Young Men Come on Retreat to Seek God’s Will
Twenty-one young men gather for Mass during the winter discernment retreat Dec. 27-28 in Rockford. (Observer photo/Amanda Hudson)
By Amanda Hudson, News Editor
January 12, 2017

ROCKFORD—Bishop Lane Retreat Center hosted a discernment retreat between the holidays for young men in high school, college and post-college.

Twenty-one came from many parts of the diocese including the lower Fox Valley area (Aurora, St. Charles, Batavia, Elburn, Sugar Grove), Carpentersville, Elgin, Byron and Sterling. Vocations Office director, Father Keith Romke, and five seminarians provided talks and time for formal and informal prayer at the retreat, which ran from 6:30 p.m. on Dec. 27 to 3 p.m. on Dec. 28.

Bishop David Malloy opened the retreat Tuesday evening with Mass. He noted the retreat was an opportunity for the young men to embrace the “sense of prayer” and to make good use of the space provided by the retreat to reflect on their lives and future.

“Where does God want me in life?” was the question posed by the bishop for their reflection. He called it a “chance to have that real talk and conversation (like) the Apostles had … that first feeling they had” when they walked and talked with Jesus.

He presented himself as “that strange creature called the bishop,” and said they could “look him over” as part of their discernment of making and keeping vows of chastity and obedience.

The bishop spoke of seminary studies as a time to draw close to the saints and allow them to “grow on you” over time. Noting that men usually don’t have a “fully formed” sense of their vocation right away, he said most have to work at discernment as they practice the prayer of the Liturgy of the Hours several times a day and wrap their minds and hearts around the counter-cultural promises of celibacy and obedience. Celibacy is a gift, he added, and “not taken on with teeth clenched and (tight) fists.” Instead a priest must “use it and live it in a way that draws you closer to Christ.” He promised the retreatants that there is “joy in it.”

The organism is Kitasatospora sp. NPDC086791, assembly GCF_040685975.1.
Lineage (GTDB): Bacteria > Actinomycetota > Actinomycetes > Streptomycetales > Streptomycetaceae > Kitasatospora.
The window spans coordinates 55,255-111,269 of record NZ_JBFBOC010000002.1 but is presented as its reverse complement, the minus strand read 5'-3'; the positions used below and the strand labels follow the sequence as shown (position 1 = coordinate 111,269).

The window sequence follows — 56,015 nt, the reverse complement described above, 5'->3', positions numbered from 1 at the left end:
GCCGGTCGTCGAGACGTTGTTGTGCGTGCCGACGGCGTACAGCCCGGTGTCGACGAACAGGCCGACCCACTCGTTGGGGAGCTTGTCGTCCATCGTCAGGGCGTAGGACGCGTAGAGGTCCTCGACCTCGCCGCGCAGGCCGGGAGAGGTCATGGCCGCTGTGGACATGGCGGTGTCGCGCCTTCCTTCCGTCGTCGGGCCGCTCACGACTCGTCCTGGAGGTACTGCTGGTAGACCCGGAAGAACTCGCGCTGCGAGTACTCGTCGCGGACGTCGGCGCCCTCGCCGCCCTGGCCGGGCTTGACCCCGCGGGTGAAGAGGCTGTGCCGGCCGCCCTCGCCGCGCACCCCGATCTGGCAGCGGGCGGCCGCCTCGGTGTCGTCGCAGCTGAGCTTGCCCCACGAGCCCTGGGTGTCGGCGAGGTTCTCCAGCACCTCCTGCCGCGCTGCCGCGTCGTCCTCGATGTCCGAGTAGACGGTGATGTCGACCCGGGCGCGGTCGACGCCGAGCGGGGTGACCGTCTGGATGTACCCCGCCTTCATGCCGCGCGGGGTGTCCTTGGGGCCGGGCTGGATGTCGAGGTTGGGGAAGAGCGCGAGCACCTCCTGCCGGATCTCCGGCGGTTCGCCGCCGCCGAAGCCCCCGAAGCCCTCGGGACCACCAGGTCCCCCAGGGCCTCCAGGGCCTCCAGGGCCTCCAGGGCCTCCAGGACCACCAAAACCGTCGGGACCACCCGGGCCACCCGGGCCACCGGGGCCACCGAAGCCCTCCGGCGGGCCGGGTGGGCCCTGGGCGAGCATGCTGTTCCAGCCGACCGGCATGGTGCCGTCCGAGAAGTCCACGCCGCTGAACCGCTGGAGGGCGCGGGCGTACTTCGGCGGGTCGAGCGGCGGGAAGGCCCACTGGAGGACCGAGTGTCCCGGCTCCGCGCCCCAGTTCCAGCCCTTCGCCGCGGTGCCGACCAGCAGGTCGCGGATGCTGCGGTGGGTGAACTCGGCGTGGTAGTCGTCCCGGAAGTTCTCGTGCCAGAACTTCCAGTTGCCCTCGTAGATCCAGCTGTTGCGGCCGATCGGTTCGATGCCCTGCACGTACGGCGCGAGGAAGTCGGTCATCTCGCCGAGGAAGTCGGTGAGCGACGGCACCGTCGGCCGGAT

Obedience “is to say I will give away even my own will,” Bishop Malloy said, adding that “humility has to react against” the self-will that comes naturally to everyone. In practical terms, obedience is saying that “when the bishop asks, I will do everything I can to do it,” he said.

“Yes, it is a bottom line,” he added, “but more often it is an attitude … trying to serve in ways I had not thought of years ago.”

The bishop spoke also of a confidence gained once a man states that he is going to study for the priesthood, even though at that point, “it is not a done deal.” Discernment is both personal and communal, with the seminaries and diocese “there to try and support you and help you” discern, with the goal of: “We want to help you get it right.”

This was the first discernment event for Jose Sandoval who attends St. Joseph Parish in Elgin. He was hoping, he said, to get an idea “if I’m really supposed to pursue” the priesthood, “or something else.”

College graduate Sean Collins came from Columbus, Ohio, during his Christmas visit at his parent’s home in Elgin. “I heard about (the retreat) when I was home after Thanksgiving,” he says. “I thought it would be a good time for me to come and allow the Lord to speak to me in whatever way He wants.”

Information about future discernment events is available from the Vocations Office at 815/399-4300, or